Liverpool winger Raheem Sterling was booed by his own fans throughout England’s 0-0 draw in Ireland at the weekend amid major doubts over his long term future at Anfield after he turned down a lucrative contract over earlier in the season, per the BBC.
Sterling seemingly wants to move away from Liverpool in order to play in the Champions League and win trophies but his ambitions have angered many neutrals.
Some believe he has treated a historic club like Liverpool with little respect and he should not be demanding a transfer away from Merseyside whilst he is still so young.
The 20-year-old is a huge talent, who is obviously very ambitious and wants to better himself by challenging at the highest level regularly, and he will command a gigantic transfer fee if he leaves Liverpool.
Former England midfielder Paul Gascoigne knows what it feels like to be in Sterling’s position. He was also catapulted into the spotlight at a young age and he thinks the Liverpool man should use the boo-boys to his advantage.
He told Sky Sports: “The boon side of it (the booing) is enjoy it. I always say it might take 40,000 people to upset one guy but one guy can upset 40,000 by sticking the ball in the back of the net.
“The only reason they’re booing you is because they’re scared of you, the fans are scared of you, they don’t want you to play well, so you try and ignore it, join in with them, have fun with them and relax when you play football. I did, and I didn’t bother with the crowd and I always won them over anyway.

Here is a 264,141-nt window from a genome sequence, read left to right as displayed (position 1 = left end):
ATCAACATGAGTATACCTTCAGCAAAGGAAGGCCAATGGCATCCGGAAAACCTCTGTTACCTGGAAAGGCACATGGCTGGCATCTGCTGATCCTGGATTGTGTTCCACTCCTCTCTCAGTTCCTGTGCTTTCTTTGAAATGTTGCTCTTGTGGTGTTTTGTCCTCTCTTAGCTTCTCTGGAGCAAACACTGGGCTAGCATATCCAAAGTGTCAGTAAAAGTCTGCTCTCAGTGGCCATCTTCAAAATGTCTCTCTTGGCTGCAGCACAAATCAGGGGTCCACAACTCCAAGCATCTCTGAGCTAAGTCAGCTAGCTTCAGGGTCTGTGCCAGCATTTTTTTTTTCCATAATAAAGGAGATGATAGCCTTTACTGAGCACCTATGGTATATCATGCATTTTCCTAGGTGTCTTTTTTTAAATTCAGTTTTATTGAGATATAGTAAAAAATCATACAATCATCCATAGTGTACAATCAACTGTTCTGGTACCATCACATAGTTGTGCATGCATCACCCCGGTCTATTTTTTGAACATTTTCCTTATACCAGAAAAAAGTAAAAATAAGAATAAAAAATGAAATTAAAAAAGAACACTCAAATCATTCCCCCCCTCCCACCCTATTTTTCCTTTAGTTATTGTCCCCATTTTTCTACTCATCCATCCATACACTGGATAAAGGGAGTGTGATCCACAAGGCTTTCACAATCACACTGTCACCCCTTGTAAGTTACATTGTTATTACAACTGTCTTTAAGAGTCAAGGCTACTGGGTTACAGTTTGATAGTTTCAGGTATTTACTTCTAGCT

“He needs to take it as a compliment that someone cares for him. The thing to worry about is when they stop talking about you.”
Gascoigne played in an era where there was less money to tempt young players away from the club which gave them a first-team opportunity and that put less pressure on them to perform consistently. His former teammate Stuart Pearce thinks Sterling has been thrown into the spotlight far too early.
He said to Sky Sports: “In some ways it’s like when the Paul Gascoignes of this world were catapulted into the England senior team at a very young age.
“There were times when maybe his form dropped a little bit and he had to be supported but the glare wasn’t as bad then, and he could probably navigate a career a little bit easier.
“Nowadays with youngsters we catapult them far too early and then obviously, all of a sudden, with the likes of (Ross) Barkley and Sterling, and various other youngsters, they need to be given time to develop, not catapulted too soon, and certainly not written off too soon but you have to build up a mental strength if you’re going to be a top international player.”
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